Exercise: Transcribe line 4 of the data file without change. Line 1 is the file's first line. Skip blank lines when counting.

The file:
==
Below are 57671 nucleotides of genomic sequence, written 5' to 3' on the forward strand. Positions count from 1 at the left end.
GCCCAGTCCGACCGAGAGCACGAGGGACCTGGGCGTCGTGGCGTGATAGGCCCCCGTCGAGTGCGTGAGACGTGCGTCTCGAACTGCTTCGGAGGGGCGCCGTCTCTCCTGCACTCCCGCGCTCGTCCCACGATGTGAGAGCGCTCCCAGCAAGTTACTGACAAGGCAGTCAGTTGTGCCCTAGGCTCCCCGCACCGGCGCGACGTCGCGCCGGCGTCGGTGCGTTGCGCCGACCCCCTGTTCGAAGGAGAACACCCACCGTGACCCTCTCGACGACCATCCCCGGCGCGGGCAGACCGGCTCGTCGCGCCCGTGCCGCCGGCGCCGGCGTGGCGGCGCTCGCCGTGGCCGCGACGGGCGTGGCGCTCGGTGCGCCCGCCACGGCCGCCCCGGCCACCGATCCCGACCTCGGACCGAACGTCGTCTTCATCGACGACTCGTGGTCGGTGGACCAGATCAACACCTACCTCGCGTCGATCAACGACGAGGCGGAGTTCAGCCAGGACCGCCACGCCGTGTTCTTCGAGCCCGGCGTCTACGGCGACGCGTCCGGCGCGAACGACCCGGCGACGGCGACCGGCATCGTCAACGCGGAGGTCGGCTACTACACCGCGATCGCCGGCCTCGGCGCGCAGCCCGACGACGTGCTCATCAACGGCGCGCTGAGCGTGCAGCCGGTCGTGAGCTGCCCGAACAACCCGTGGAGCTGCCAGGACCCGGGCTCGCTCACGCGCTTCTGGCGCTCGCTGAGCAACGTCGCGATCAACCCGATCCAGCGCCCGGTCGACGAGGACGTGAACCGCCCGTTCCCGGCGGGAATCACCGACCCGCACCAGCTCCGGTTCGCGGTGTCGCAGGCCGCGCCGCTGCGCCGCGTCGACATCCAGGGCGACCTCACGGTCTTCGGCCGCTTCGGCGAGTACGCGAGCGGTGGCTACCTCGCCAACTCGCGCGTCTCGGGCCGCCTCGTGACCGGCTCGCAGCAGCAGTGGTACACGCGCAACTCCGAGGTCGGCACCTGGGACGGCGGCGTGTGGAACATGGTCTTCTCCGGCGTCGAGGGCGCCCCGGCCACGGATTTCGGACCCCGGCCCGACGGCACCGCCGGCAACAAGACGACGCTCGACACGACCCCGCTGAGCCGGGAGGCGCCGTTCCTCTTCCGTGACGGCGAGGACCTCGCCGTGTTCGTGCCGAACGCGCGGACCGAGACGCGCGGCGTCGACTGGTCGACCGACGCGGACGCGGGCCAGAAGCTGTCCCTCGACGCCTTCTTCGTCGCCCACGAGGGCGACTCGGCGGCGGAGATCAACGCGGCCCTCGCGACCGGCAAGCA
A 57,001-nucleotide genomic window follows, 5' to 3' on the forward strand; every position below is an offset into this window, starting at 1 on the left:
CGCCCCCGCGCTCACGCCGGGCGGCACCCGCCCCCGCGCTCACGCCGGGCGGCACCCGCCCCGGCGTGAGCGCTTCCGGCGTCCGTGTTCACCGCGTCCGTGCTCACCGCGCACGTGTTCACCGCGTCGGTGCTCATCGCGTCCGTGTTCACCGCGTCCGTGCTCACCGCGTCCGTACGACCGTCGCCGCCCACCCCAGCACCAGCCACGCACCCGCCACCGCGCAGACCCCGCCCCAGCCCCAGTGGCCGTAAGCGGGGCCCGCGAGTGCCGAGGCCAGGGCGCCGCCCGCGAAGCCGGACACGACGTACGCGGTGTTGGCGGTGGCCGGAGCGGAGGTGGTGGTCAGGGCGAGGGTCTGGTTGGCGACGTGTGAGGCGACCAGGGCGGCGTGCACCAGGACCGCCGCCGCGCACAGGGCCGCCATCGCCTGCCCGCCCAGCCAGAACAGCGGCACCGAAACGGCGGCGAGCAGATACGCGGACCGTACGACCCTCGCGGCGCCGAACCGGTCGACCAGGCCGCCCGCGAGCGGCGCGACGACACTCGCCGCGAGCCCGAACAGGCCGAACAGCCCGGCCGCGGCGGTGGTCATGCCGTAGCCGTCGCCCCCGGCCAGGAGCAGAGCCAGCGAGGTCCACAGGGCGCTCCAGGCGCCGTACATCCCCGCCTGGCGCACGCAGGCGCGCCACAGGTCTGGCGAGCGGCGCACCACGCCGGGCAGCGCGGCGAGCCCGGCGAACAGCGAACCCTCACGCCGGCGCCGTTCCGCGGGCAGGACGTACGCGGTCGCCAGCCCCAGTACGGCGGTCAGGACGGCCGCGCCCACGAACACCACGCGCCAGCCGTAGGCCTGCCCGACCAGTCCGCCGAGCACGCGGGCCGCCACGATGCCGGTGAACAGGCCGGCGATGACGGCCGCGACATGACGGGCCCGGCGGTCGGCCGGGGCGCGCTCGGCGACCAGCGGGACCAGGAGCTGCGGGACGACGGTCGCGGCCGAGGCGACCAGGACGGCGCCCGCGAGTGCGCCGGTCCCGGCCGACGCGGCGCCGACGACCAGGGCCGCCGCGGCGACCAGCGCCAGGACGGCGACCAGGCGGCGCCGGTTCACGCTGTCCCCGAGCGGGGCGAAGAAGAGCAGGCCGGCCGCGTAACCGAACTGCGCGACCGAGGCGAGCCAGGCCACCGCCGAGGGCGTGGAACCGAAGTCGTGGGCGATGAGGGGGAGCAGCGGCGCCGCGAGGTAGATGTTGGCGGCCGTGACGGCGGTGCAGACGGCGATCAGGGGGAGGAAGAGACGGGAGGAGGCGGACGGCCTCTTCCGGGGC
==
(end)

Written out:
CGCCCCCGCGCTCACGCCGGGCGGCACCCGCCCCCGCGCTCACGCCGGGCGGCACCCGCCCCGGCGTGAGCGCTTCCGGCGTCCGTGTTCACCGCGTCCGTGCTCACCGCGCACGTGTTCACCGCGTCGGTGCTCATCGCGTCCGTGTTCACCGCGTCCGTGCTCACCGCGTCCGTACGACCGTCGCCGCCCACCCCAGCACCAGCCACGCACCCGCCACCGCGCAGACCCCGCCCCAGCCCCAGTGGCCGTAAGCGGGGCCCGCGAGTGCCGAGGCCAGGGCGCCGCCCGCGAAGCCGGACACGACGTACGCGGTGTTGGCGGTGGCCGGAGCGGAGGTGGTGGTCAGGGCGAGGGTCTGGTTGGCGACGTGTGAGGCGACCAGGGCGGCGTGCACCAGGACCGCCGCCGCGCACAGGGCCGCCATCGCCTGCCCGCCCAGCCAGAACAGCGGCACCGAAACGGCGGCGAGCAGATACGCGGACCGTACGACCCTCGCGGCGCCGAACCGGTCGACCAGGCCGCCCGCGAGCGGCGCGACGACACTCGCCGCGAGCCCGAACAGGCCGAACAGCCCGGCCGCGGCGGTGGTCATGCCGTAGCCGTCGCCCCCGGCCAGGAGCAGAGCCAGCGAGGTCCACAGGGCGCTCCAGGCGCCGTACATCCCCGCCTGGCGCACGCAGGCGCGCCACAGGTCTGGCGAGCGGCGCACCACGCCGGGCAGCGCGGCGAGCCCGGCGAACAGCGAACCCTCACGCCGGCGCCGTTCCGCGGGCAGGACGTACGCGGTCGCCAGCCCCAGTACGGCGGTCAGGACGGCCGCGCCCACGAACACCACGCGCCAGCCGTAGGCCTGCCCGACCAGTCCGCCGAGCACGCGGGCCGCCACGATGCCGGTGAACAGGCCGGCGATGACGGCCGCGACATGACGGGCCCGGCGGTCGGCCGGGGCGCGCTCGGCGACCAGCGGGACCAGGAGCTGCGGGACGACGGTCGCGGCCGAGGCGACCAGGACGGCGCCCGCGAGTGCGCCGGTCCCGGCCGACGCGGCGCCGACGACCAGGGCCGCCGCGGCGACCAGCGCCAGGACGGCGACCAGGCGGCGCCGGTTCACGCTGTCCCCGAGCGGGGCGAAGAAGAGCAGGCCGGCCGCGTAACCGAACTGCGCGACCGAGGCGAGCCAGGCCACCGCCGAGGGCGTGGAACCGAAGTCGTGGGCGATGAGGGGGAGCAGCGGCGCCGCGAGGTAGATGTTGGCGGCCGTGACGGCGGTGCAGACGGCGATCAGGGGGAGGAAGAGACGGGAGGAGGCGGACGGCCTCTTCCGGGGC